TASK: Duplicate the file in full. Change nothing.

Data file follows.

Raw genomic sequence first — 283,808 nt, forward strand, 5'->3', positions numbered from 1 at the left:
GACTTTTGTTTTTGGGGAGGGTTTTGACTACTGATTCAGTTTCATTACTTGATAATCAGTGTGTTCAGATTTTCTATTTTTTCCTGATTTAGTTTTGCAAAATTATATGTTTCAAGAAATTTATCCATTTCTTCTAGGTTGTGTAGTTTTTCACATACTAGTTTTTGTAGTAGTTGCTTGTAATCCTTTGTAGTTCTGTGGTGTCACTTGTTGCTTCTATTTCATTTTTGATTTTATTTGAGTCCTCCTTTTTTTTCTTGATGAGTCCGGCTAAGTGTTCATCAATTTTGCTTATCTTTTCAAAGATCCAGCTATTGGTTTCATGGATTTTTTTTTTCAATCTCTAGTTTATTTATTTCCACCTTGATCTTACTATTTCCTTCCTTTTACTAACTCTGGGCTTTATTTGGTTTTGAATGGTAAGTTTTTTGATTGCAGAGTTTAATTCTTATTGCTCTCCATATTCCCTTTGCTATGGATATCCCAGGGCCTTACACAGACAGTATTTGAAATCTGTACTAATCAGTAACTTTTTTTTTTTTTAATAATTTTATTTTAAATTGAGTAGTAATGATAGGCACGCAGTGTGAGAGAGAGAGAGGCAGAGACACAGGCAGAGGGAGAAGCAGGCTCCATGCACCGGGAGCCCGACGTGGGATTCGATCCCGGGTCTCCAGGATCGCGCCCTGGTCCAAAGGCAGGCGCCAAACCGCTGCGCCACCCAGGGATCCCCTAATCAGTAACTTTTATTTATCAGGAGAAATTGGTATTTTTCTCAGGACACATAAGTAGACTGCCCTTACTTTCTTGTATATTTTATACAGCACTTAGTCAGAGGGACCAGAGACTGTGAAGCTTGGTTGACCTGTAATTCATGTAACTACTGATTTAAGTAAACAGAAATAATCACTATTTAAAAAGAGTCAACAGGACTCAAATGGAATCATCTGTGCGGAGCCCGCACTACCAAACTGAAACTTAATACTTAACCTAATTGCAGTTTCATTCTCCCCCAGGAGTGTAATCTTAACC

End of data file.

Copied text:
Raw genomic sequence first — 283,808 nt, forward strand, 5'->3', positions numbered from 1 at the left:
GACTTTTGTTTTTGGGGAGGGTTTTGACTACTGATTCAGTTTCATTACTTGATAATCAGTGTGTTCAGATTTTCTATTTTTTCCTGATTTAGTTTTGCAAAATTATATGTTTCAAGAAATTTATCCATTTCTTCTAGGTTGTGTAGTTTTTCACATACTAGTTTTTGTAGTAGTTGCTTGTAATCCTTTGTAGTTCTGTGGTGTCACTTGTTGCTTCTATTTCATTTTTGATTTTATTTGAGTCCTCCTTTTTTTTCTTGATGAGTCCGGCTAAGTGTTCATCAATTTTGCTTATCTTTTCAAAGATCCAGCTATTGGTTTCATGGATTTTTTTTTTCAATCTCTAGTTTATTTATTTCCACCTTGATCTTACTATTTCCTTCCTTTTACTAACTCTGGGCTTTATTTGGTTTTGAATGGTAAGTTTTTTGATTGCAGAGTTTAATTCTTATTGCTCTCCATATTCCCTTTGCTATGGATATCCCAGGGCCTTACACAGACAGTATTTGAAATCTGTACTAATCAGTAACTTTTTTTTTTTTTAATAATTTTATTTTAAATTGAGTAGTAATGATAGGCACGCAGTGTGAGAGAGAGAGAGGCAGAGACACAGGCAGAGGGAGAAGCAGGCTCCATGCACCGGGAGCCCGACGTGGGATTCGATCCCGGGTCTCCAGGATCGCGCCCTGGTCCAAAGGCAGGCGCCAAACCGCTGCGCCACCCAGGGATCCCCTAATCAGTAACTTTTATTTATCAGGAGAAATTGGTATTTTTCTCAGGACACATAAGTAGACTGCCCTTACTTTCTTGTATATTTTATACAGCACTTAGTCAGAGGGACCAGAGACTGTGAAGCTTGGTTGACCTGTAATTCATGTAACTACTGATTTAAGTAAACAGAAATAATCACTATTTAAAAAGAGTCAACAGGACTCAAATGGAATCATCTGTGCGGAGCCCGCACTACCAAACTGAAACTTAATACTTAACCTAATTGCAGTTTCATTCTCCCCCAGGAGTGTAATCTTAACC